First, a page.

Preference will be given to those able to work 20 hours per week or more, though others will be considered. DRCNet needs interns with good people skills, web design skills, superb writing skills, and a desire to end the war on drugs. Office and/or political experience are a plus. Spring internships begin in the second or third week of January and ideally last through April, but the dates are flexible. Internships are unpaid, but travel stipends are available for those who need them.
Apply today by sending a short cover letter and resume to: [email protected].
DrugWarMarket.com, a web site that follows the economy of the drug war, is seeking web sites for affiliations and link exchanges. The site will launch in December.
DrugWarMarket.com is also seeking information on local drug economies -- if you have information on local law enforcement spending in relationship to the drug war, DrugWarMarket.com would like to know about it! Additionally, DrugWarMarket.com is also interested in information on the cost of drugs, including product, weight and price -- be sure to include the location you are writing about in your e-mail.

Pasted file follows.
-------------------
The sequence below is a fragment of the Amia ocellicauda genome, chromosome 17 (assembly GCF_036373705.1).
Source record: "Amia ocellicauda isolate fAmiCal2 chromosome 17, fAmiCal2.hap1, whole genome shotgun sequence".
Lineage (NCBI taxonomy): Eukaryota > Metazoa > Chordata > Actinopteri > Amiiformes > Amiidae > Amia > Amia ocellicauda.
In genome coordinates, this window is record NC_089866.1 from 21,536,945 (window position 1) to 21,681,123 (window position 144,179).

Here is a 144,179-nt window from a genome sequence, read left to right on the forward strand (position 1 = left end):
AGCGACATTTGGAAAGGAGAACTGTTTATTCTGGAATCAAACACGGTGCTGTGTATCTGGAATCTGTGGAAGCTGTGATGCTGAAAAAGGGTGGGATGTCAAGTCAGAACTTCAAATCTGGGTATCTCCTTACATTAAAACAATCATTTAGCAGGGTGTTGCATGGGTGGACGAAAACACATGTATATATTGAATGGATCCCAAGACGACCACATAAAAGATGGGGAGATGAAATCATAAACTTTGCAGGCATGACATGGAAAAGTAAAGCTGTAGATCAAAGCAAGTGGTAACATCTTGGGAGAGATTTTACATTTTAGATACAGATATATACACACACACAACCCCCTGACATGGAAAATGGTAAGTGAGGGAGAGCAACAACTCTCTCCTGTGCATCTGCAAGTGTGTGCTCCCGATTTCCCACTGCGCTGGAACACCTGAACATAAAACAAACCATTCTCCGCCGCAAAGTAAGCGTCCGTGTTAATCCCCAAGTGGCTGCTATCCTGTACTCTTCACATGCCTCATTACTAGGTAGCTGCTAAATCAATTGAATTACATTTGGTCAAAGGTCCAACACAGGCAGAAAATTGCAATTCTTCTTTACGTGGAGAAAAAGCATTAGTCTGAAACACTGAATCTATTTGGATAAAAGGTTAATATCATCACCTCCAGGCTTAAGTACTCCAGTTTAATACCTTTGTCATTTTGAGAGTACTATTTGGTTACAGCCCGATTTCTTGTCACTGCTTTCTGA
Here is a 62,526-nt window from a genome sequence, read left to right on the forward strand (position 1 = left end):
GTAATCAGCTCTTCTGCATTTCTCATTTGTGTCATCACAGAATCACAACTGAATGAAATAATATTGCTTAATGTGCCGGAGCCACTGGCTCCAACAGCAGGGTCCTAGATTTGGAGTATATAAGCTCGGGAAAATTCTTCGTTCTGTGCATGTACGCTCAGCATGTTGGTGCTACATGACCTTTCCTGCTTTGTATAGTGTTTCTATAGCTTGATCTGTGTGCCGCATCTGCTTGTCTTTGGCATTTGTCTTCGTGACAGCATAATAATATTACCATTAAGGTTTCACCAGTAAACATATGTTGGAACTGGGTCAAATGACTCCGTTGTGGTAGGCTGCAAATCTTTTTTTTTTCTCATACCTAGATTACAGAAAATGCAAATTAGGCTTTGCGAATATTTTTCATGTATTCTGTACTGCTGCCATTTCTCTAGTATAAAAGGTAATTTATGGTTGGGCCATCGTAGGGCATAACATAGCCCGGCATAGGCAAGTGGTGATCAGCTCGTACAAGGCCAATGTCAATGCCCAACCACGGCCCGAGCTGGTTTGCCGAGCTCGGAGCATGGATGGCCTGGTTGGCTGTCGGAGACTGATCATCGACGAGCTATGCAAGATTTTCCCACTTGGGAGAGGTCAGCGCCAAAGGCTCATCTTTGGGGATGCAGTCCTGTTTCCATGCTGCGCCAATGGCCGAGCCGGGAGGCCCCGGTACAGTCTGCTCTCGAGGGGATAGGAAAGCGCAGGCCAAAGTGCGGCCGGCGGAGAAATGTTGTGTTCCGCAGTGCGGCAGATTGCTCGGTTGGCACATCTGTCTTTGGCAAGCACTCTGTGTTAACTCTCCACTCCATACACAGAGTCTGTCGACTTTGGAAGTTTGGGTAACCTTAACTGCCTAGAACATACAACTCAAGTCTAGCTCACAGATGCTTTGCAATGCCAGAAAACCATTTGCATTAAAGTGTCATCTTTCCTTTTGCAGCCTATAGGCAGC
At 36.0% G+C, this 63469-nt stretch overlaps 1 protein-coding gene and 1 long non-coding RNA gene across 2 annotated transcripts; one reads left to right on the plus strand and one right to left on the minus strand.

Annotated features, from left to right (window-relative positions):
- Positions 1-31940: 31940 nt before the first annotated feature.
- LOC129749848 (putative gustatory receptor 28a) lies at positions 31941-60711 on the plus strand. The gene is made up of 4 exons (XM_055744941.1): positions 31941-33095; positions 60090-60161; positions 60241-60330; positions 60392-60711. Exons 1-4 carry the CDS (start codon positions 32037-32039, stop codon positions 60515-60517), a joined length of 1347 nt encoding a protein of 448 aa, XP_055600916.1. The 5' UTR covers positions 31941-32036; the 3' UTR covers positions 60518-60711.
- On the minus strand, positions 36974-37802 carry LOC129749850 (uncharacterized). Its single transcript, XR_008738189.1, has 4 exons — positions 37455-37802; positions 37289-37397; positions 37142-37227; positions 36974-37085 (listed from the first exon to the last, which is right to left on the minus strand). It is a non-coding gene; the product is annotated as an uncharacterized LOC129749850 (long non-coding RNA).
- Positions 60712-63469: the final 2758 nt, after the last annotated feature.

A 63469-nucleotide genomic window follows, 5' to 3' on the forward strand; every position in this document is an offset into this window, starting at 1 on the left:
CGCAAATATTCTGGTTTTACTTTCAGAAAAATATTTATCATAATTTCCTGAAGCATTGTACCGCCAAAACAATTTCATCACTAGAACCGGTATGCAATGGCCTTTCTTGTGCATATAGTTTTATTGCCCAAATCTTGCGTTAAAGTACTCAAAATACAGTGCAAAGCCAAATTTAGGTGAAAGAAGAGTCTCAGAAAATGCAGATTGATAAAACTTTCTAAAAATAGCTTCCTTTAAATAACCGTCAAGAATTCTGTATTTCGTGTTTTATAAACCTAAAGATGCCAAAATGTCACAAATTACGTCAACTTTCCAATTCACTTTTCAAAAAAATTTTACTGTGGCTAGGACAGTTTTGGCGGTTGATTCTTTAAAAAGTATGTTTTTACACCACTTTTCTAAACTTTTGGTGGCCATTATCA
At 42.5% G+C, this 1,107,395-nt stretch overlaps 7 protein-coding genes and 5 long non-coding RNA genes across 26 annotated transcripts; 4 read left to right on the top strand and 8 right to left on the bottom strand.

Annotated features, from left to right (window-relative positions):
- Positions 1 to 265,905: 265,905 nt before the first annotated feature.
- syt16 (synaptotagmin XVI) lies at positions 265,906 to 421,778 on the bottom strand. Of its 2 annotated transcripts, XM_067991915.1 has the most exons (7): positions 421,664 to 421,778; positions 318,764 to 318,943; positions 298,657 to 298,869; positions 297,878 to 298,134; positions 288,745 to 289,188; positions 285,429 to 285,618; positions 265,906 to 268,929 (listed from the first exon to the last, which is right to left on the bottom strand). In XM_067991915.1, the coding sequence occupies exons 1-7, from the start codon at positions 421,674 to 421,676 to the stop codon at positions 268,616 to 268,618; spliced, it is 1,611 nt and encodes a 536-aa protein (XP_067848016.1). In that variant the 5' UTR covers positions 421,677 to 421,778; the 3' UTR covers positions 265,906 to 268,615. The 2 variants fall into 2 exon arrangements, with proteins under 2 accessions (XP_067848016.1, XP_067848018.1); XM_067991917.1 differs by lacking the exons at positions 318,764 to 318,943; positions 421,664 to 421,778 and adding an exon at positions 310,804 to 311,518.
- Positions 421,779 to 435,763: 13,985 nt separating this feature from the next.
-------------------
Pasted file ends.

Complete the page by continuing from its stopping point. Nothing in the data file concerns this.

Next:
Contact DrugWarMarket.com at [email protected].
November 18-21, College Park, MD, Students for Sensible Drug Policy national conference, visit http://www.ssdp.org for further information.
November 21-25, Barcelona, Spain, "Psychoactive Botanical Exposition: Magic Plants." At the K.O.L.P. "La Fera," C/ Santa Agata num. 28, contact [email protected] for further information.
November 22-28, Barcelona, Spain, various events celebrating the 10th anniversary of the Lliure Antiprohibitionist Association. At "Casal Antiprohibicionista," c/ dels Salvador num. 20-bajos, contact [email protected] for further information.
November 27, Barcelona, Spain, "Demonstration for the Legalization of All Drugs," sponsored by Lliure Antiprohibitionist Association. Contact [email protected] for further information.
November 27, Portland, OR, "Oregon Medical Cannabis Awards 2004," Seminar & Trade Show 10:00am-4:00pm, Awards Banquet & Entertainment 6:30-10:00pm. At the Red Lion Hotel, Portland Convention Center, sponsored by Oregon NORML, visit http://www.ornorml.org or contact (503) 239-6110 or [email protected] for further information.